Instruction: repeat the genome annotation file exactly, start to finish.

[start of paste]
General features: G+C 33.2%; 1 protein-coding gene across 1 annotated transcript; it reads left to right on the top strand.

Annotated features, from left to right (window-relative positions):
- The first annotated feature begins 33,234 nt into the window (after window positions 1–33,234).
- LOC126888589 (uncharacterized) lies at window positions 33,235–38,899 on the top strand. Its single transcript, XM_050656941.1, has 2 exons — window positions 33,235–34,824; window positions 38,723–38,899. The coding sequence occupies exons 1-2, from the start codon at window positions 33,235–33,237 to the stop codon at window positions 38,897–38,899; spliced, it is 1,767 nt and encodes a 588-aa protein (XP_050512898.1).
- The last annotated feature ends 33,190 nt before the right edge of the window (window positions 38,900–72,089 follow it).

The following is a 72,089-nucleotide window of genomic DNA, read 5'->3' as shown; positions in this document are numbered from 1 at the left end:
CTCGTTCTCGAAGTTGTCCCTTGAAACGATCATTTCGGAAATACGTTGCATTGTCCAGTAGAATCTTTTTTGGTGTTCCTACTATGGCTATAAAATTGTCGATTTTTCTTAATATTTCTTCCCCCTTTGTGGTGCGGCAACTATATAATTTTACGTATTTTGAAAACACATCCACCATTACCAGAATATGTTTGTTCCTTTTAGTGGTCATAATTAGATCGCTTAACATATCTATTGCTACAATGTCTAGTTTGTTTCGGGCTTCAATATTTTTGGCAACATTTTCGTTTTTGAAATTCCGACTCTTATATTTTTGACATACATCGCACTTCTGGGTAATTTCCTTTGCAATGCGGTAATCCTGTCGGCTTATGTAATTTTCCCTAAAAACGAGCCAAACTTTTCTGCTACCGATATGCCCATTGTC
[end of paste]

General features: G+C 33.2%; 1 protein-coding gene across 1 annotated transcript; it reads left to right on the top strand.

Annotated features, from left to right (window-relative positions):
- The first annotated feature begins 33,234 nt into the window (after window positions 1–33,234).
- LOC126888589 (uncharacterized) lies at window positions 33,235–38,899 on the top strand. Its single transcript, XM_050656941.1, has 2 exons — window positions 33,235–34,824; window positions 38,723–38,899. The coding sequence occupies exons 1-2, from the start codon at window positions 33,235–33,237 to the stop codon at window positions 38,897–38,899; spliced, it is 1,767 nt and encodes a 588-aa protein (XP_050512898.1).
- The last annotated feature ends 33,190 nt before the right edge of the window (window positions 38,900–72,089 follow it).

The following is a 72,089-nucleotide window of genomic DNA, read 5'->3' as shown; positions in this document are numbered from 1 at the left end:
CTCGTTCTCGAAGTTGTCCCTTGAAACGATCATTTCGGAAATACGTTGCATTGTCCAGTAGAATCTTTTTTGGTGTTCCTACTATGGCTATAAAATTGTCGATTTTTCTTAATATTTCTTCCCCCTTTGTGGTGCGGCAACTATATAATTTTACGTATTTTGAAAACACATCCACCATTACCAGAATATGTTTGTTCCTTTTAGTGGTCATAATTAGATCGCTTAACATATCTATTGCTACAATGTCTAGTTTGTTTCGGGCTTCAATATTTTTGGCAACATTTTCGTTTTTGAAATTCCGACTCTTATATTTTTGACATACATCGCACTTCTGGGTAATTTCCTTTGCAATGCGGTAATCCTGTCGGCTTATGTAATTTTCCCTAAAAACGAGCCAAACTTTTCTGCTACCGATATGCCCATTGTC